#107 ::: Julie L. ::: (view all by) ::: January 20, 2007, 08:07 PM:

And then there are the people who get their uvulae pierced. (Potential squick alert: yes, the link has photos.)

#108 ::: Marilee ::: (view all by) ::: January 20, 2007, 08:10 PM:

My tonsils and uvula resorbed, but I'm pretty sure I can say loch & Bach properly.

#109 ::: Xopher ::: (view all by) ::: January 20, 2007, 08:14 PM:

#107: Thanks for the warning. BOY am I ever not going to look at that.

#108: German 'Bach' is not uvular. It's velar, which is sometimes confused. I'm pretty sure 'loch' doesn't have a uvular sound in it either, but less sure than I am about the German.

In German, sometimes the 'r' is uvular, but never the 'ch'. How to tell: if prolonging the sound doesn't make you sound like you're gargling, it's not uvular.

#110 ::: Diatryma ::: (view all by) ::: January 20, 2007, 08:37 PM:

It's fun hearing choral shortcuts for certain sounds-- in my last choir, about half the people had some background in diction, and the other half... guessed, mostly. Given a German word like Bach, we'd hear K, guttural gargling stereotypical German ch-sound like coughing something up, the forward hissy ch I was taught as correct, and SH. 'Gloria' is always pronounced 'Claudia' because otherwise, the weight of the choir turns it icky. Never say an R or an S the way you would when you're alone; the other hundred people will take care of it for you.

#111 ::: Larry Brennan ::: (view all by) ::: January 20, 2007, 09:27 PM:

Xopher - I was just about to post the immortal uvular advice of Lorraine Newman, ca. 1976, when I remembered I had already done so about a year and a half ago.

#112 ::: Neil Willcox ::: (view all by) ::: January 21, 2007, 09:44 AM:

Listening to people hesitate last night, maybe the sound we use for "er" is actually more like "uhrrh". Thats with Men and Maids of Kent (as opposed to Kentish Men). I don't know if this helps at all.

And I meant my vowels shorten when my accent moves north. (Dahn Sarth - Baarth; Oop North - Baff).

#113 ::: Peter Erwin ::: (view all by) ::: January 21, 2007, 10:43 AM:

Xopher said (#109):
#108: German 'Bach' is not uvular. It's velar, which is sometimes confused. I'm pretty sure 'loch' doesn't have a uvular sound in it either, but less sure than I am about the German.

(After bouncing around between various different Wikipedia pages on "voiceless velar fricative," "voiceless uvular fricative," etc., etc.:)
The final consonant of "loch" is supposed to be the same as the German consonant, and in fact both are given as examples of the "voiceless velar fricative." Confusingly, the German word "zach" is also given as an example of the "voiceless uvular fricative," which is what misled me. Fortunately, the "uvular consonant" page comes to the rescue:

The voiceless uvular fricative [χ] is similar to the voiceless velar fricative [x], except that it is articulated on the uvula. It is found instead of [x] in some dialects of German and Arabic.

So you can still speak Scottish and Welsh and (most dialects of) German if you get your uvula removed. (I'm trying to imagine some scenario where the spy is unmasked as an imposter because he had his uvula removed and can't quite get the local accent right...)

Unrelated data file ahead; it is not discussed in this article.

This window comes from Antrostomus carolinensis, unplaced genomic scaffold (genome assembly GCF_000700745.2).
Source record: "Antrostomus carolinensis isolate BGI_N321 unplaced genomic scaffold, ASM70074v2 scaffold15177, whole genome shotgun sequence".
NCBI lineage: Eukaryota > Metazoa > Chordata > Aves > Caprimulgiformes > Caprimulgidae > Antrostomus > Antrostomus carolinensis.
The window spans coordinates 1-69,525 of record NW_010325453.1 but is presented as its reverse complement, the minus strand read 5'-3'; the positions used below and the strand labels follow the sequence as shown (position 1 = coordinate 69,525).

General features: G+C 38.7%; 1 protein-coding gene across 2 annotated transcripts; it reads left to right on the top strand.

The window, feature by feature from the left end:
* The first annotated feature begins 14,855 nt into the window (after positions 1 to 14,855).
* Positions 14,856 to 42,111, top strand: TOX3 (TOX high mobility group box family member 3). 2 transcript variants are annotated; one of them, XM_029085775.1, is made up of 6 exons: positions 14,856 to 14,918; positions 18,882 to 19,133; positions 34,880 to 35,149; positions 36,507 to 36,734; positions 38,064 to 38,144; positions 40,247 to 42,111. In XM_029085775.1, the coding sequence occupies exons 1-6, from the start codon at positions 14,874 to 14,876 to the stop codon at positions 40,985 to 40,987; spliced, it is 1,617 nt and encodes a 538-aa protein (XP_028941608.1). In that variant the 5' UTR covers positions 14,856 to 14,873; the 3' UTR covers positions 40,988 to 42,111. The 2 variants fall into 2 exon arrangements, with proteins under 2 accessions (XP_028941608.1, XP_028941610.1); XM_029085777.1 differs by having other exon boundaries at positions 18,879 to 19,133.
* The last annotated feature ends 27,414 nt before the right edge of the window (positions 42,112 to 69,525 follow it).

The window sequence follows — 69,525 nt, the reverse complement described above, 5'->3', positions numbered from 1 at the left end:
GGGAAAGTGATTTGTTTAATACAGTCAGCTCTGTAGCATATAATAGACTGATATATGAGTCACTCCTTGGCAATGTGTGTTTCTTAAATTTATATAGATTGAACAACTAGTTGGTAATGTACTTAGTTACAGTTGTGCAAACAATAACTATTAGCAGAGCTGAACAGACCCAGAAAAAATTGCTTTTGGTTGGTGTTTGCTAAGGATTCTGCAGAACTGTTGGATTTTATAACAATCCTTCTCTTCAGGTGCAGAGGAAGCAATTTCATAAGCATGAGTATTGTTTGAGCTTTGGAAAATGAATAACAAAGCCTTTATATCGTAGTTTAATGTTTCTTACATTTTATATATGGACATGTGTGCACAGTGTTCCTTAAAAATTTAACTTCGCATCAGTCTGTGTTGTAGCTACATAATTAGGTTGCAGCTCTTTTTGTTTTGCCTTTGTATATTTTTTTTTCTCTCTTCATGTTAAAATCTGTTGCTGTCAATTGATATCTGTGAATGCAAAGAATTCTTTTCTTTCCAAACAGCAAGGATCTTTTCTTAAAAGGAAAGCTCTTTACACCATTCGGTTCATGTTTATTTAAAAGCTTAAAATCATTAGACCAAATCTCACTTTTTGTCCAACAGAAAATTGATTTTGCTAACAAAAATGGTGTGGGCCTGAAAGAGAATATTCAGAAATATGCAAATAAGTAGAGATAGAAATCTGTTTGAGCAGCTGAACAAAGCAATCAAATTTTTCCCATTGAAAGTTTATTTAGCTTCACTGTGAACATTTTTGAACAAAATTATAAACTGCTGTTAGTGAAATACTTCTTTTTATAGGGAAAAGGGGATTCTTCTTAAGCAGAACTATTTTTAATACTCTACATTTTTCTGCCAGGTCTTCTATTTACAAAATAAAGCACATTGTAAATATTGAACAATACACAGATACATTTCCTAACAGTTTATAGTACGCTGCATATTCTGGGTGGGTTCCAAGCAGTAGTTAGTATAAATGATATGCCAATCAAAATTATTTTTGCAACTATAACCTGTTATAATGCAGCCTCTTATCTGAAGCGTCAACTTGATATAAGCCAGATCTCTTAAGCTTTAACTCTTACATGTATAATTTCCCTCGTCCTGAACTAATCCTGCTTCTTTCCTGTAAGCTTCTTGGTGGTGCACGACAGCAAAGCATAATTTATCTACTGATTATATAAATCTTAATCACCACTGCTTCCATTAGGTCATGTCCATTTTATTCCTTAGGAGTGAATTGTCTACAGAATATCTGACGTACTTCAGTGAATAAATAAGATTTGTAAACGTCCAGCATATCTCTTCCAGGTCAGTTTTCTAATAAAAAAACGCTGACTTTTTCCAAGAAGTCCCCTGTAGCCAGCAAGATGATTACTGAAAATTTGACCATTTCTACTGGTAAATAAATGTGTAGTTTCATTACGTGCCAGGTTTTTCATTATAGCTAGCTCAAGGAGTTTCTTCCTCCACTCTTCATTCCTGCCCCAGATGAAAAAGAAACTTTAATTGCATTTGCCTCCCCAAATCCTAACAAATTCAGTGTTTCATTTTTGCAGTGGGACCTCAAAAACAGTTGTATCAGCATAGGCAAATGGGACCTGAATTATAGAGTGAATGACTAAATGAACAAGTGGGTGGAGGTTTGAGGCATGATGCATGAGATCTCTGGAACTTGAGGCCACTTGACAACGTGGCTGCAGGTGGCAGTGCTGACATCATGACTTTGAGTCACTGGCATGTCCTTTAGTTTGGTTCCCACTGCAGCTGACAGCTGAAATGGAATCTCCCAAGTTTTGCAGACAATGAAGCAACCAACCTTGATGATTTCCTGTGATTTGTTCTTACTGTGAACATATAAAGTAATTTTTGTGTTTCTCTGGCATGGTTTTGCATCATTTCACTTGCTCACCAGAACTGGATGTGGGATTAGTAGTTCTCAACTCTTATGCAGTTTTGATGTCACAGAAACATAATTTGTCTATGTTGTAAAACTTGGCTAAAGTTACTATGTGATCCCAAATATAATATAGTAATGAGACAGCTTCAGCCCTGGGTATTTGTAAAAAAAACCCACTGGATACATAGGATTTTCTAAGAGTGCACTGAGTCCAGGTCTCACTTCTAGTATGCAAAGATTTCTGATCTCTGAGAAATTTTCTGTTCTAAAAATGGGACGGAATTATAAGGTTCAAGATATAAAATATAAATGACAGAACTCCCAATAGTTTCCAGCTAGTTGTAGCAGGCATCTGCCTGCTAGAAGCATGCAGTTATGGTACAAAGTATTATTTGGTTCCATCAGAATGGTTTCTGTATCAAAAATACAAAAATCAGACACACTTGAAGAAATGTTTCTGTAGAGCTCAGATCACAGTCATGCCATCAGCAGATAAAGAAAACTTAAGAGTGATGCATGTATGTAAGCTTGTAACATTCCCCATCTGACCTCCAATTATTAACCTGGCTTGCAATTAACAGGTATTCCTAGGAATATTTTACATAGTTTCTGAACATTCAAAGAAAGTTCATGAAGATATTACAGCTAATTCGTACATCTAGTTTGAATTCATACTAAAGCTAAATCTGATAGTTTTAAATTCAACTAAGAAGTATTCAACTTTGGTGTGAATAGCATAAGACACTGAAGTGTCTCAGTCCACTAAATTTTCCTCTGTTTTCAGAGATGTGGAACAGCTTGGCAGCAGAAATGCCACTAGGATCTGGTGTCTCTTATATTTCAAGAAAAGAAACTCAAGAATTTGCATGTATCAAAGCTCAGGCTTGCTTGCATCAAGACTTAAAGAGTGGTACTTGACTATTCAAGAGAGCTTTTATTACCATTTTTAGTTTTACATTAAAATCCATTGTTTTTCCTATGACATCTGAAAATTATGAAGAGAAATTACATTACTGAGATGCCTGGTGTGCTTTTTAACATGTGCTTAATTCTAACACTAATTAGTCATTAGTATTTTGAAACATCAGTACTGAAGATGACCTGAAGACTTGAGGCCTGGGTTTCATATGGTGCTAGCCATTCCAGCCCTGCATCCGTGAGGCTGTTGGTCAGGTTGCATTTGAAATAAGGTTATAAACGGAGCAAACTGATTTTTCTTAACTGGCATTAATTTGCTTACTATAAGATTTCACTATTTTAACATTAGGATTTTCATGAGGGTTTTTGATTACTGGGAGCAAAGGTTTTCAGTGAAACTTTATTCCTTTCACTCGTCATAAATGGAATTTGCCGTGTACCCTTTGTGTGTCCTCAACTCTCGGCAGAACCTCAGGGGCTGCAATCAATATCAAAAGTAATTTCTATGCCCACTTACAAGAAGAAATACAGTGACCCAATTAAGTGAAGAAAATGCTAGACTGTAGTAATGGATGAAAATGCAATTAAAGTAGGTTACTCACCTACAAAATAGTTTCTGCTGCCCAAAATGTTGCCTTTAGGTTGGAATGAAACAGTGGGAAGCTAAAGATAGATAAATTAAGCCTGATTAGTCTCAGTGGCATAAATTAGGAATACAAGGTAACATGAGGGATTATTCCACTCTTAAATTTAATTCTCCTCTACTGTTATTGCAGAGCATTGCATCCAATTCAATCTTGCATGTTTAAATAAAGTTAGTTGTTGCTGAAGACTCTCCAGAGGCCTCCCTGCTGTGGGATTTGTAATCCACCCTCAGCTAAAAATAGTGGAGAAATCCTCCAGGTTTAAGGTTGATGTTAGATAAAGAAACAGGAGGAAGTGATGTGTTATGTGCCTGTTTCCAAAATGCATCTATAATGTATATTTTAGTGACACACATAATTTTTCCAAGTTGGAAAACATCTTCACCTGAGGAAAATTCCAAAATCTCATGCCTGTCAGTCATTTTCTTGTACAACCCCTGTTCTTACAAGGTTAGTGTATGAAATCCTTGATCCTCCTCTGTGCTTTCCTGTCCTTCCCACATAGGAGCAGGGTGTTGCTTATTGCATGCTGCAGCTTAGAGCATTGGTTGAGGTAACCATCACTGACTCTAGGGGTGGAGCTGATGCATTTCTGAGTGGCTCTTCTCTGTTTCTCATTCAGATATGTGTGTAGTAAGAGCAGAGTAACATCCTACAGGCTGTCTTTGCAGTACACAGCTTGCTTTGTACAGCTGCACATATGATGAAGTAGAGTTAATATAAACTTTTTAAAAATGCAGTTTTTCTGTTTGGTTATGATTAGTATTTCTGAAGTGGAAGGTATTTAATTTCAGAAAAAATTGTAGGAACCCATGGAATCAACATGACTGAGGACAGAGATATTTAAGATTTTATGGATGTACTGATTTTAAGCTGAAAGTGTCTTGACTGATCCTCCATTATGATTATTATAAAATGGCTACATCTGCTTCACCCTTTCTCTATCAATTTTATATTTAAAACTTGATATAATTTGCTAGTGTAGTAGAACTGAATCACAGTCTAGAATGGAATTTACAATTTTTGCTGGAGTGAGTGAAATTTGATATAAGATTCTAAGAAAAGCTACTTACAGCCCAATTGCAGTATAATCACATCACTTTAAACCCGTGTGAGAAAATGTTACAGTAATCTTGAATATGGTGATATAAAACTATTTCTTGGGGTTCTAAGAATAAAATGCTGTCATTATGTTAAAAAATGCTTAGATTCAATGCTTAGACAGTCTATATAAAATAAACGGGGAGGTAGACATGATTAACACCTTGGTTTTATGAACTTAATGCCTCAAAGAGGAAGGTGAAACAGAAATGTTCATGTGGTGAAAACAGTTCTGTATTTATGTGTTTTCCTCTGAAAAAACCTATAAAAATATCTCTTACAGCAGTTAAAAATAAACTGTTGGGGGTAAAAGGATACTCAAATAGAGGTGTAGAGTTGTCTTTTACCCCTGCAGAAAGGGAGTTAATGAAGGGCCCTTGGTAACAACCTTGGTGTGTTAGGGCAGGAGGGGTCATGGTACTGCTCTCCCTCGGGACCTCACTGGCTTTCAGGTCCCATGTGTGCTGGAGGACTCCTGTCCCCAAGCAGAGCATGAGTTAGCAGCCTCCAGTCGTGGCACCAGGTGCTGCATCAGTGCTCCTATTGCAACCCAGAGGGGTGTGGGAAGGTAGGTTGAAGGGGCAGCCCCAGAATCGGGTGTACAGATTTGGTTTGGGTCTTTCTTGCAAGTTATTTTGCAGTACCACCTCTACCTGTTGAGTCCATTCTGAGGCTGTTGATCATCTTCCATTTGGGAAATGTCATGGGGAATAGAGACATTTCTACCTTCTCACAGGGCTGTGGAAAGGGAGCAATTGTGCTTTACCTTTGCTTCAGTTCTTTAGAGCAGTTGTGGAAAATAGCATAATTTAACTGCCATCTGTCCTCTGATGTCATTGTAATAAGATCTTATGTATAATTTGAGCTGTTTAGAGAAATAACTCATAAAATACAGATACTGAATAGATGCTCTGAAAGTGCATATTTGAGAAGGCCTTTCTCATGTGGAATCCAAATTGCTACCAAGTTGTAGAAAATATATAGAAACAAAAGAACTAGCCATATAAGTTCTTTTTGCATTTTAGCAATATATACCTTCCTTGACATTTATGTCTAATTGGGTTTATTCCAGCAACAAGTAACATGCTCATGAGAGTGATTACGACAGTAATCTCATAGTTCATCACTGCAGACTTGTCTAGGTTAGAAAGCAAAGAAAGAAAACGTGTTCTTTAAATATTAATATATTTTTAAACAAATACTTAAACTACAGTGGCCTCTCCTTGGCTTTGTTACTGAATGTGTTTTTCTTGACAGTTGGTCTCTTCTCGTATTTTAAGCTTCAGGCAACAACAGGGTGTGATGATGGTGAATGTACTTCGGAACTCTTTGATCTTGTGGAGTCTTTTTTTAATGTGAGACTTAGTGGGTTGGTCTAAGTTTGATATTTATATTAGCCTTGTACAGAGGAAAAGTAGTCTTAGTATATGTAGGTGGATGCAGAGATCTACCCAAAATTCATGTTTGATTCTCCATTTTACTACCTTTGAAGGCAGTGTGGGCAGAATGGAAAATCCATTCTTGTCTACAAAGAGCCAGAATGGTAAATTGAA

Diatryma (#110): it sounds [ha!] like the "forward hissy sound" you're referring to would be a different consonant.[*] You'd use it for German words where the neighboring vowel was a forward sound like "e" or "i" (as in "ich") but not when it's a back vowel like "a" (as in "Bach").

[*] Wikipedia says it's the "voiceless palatal fricative," for those who are dying to know. I would image that it's much harder to get your palate pierced than your uvula, but at this point I'm not sure I want to bet against someone trying it.

#114 ::: joann ::: (view all by) ::: January 21, 2007, 12:13 PM:

Diatryma #110:

We always pronounced it "glawdia"; the "c" was likely to produce too explosive a sound. "g" was sufficiently gutteral that a hundred or so wouldn't cause something really unusual.

#115 ::: Fortuna ::: (view all by) ::: January 23, 2007, 01:10 PM:

#113 Still wondering about the fricatives, but even more about the "zach". Where did you get that from? I don't think I've ever seen/heard it before, and can't think of any possible meanings.

#116 ::: Julie L. hears hamsters! ::: (view all by) ::: January 23, 2007, 03:13 PM:

I'm listening to the East-Coast CBC streaming feed; the interview starts to air about 10-12 minutes into the second hour (~3:10 local time).

#117 ::: Peter Erwin ::: (view all by) ::: January 23, 2007, 06:21 PM:

Fortuna (#113): Well, it was listed in the Wikipedia page for voiceless uvular fricative as an example:

German: zach, 'timid'.

But I'll admit that my German dictionary doesn't list it, and neither do a couple of online dictionaries I just looked at. Google searches restricted to German-language pages seem to just turn up names (either the American first name "Zach" or the German last name "Zach"), so now I'm kind of dubious. Maybe it's an obscure dialectical word, or maybe it's nonsense.

Maybe I'll remember to ask around at work tomorrow...

#118 ::: Peter Erwin ::: (view all by) ::: January 23, 2007, 06:23 PM:

Umm... that was supposed to be "Fortuna (#115) ..." in reference to my post #113. Time to get some sleep.

#119 ::: Fortuna ::: (view all by) ::: January 23, 2007, 07:33 PM:

Peter Erwin (#118): Didn't see it anywhere either but found a really cool website -apparently you type in a word and it tells you if it's a noun or verb or adjective, how common it is, other words that appear in context, and some graph showing the connections... There, "Zach"'s either a last name, or, rarely, a misspelling, dialect, or totally senseless.
And that sentence has entirely too many commas.

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Spam from 218.206.194.247

#121 ::: Raphael sees yet more spam ::: (view all by) ::: March 10, 2009, 02:50 AM:

Looks like some kind of "man your battlestations" thing by now.

#122 ::: Pendrift spots spam ::: (view all by) ::: March 15, 2009, 02:31 PM:

with malformed links, natch.